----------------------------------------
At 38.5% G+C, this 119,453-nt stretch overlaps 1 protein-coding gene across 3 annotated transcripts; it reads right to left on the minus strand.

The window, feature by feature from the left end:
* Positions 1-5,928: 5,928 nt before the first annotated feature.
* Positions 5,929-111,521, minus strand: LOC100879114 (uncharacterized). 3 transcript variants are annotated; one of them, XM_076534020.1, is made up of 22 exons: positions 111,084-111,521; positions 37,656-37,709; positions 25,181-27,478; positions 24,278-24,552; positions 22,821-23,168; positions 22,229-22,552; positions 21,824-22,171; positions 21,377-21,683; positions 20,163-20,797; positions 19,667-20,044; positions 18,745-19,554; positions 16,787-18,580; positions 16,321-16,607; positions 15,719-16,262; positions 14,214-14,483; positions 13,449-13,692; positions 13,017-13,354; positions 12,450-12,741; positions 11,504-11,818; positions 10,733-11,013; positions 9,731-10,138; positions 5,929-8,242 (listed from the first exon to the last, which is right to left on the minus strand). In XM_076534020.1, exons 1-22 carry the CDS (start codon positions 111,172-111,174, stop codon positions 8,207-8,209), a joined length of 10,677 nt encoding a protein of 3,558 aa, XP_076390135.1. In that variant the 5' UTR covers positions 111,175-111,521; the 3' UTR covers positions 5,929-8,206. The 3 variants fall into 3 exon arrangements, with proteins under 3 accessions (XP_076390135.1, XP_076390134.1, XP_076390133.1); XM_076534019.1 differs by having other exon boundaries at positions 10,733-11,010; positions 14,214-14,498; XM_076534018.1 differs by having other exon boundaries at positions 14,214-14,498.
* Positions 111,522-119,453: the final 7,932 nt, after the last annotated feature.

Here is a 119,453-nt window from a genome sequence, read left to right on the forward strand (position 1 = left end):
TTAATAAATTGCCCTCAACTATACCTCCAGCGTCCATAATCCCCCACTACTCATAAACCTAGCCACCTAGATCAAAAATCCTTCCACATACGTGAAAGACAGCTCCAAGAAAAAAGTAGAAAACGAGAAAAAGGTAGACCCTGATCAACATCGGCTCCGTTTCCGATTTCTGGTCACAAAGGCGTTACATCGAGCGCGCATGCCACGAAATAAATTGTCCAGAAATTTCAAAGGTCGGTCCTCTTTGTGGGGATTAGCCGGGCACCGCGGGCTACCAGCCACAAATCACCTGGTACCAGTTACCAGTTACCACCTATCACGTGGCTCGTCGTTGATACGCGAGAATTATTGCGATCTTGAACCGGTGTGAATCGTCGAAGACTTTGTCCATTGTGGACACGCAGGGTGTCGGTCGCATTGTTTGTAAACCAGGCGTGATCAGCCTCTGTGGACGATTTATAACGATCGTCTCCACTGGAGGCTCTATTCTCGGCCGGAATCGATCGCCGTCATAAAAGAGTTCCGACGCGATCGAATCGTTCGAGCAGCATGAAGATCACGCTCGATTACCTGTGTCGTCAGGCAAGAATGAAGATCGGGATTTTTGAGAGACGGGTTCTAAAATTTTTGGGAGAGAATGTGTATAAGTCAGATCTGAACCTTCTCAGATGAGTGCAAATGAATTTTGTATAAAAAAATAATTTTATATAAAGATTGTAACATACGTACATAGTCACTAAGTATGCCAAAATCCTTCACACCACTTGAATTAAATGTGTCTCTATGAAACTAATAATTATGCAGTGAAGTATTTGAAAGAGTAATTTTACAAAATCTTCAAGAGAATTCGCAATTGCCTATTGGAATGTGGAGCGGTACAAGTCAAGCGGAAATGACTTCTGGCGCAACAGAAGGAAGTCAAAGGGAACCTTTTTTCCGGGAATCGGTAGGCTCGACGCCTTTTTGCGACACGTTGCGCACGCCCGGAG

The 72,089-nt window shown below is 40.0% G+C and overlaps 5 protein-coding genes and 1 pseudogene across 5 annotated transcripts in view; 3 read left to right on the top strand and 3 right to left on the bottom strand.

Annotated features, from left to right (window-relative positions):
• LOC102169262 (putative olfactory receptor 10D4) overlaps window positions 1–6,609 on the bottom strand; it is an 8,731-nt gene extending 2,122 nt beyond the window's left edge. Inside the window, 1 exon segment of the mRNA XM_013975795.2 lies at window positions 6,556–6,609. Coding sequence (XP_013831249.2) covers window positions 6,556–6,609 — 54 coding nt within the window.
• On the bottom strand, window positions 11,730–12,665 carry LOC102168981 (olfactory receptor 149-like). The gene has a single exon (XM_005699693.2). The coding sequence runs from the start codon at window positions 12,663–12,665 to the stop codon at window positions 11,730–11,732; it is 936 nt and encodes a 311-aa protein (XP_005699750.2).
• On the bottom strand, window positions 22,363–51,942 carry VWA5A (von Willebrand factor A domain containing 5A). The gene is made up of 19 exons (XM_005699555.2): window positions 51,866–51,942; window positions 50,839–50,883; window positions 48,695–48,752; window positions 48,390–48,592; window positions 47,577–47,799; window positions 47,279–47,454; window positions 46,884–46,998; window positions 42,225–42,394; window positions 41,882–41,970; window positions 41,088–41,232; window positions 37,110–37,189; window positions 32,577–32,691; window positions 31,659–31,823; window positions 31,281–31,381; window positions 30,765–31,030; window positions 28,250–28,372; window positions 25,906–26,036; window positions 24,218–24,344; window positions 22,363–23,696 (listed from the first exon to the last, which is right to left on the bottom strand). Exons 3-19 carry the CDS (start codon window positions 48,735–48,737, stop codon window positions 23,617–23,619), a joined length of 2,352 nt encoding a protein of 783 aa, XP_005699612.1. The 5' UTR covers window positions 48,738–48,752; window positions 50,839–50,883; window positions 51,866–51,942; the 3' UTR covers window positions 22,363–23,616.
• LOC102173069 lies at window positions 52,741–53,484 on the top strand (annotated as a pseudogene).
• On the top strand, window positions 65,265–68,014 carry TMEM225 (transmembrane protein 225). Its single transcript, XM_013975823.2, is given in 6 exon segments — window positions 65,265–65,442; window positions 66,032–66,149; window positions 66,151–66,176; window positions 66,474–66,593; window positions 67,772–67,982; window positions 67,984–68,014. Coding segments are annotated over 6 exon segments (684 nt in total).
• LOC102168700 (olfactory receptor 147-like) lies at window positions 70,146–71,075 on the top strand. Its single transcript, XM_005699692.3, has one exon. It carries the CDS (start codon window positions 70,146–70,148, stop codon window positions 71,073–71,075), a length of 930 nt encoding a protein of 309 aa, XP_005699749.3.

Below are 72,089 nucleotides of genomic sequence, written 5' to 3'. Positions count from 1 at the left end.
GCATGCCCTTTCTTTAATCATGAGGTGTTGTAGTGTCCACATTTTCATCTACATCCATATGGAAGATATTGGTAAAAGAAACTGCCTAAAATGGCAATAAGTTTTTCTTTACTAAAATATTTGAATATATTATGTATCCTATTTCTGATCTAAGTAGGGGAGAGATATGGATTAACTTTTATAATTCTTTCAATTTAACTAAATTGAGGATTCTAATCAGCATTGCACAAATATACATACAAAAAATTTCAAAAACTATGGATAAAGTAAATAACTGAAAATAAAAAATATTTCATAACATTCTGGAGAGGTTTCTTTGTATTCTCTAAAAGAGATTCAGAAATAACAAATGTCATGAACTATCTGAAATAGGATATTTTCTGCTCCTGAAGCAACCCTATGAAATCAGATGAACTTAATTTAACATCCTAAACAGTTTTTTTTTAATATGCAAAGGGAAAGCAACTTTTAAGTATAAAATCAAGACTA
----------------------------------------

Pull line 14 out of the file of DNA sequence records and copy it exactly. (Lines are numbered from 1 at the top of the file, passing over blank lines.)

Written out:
• On the top strand, window positions 65,265–68,014 carry TMEM225 (transmembrane protein 225). Its single transcript, XM_013975823.2, is given in 6 exon segments — window positions 65,265–65,442; window positions 66,032–66,149; window positions 66,151–66,176; window positions 66,474–66,593; window positions 67,772–67,982; window positions 67,984–68,014. Coding segments are annotated over 6 exon segments (684 nt in total).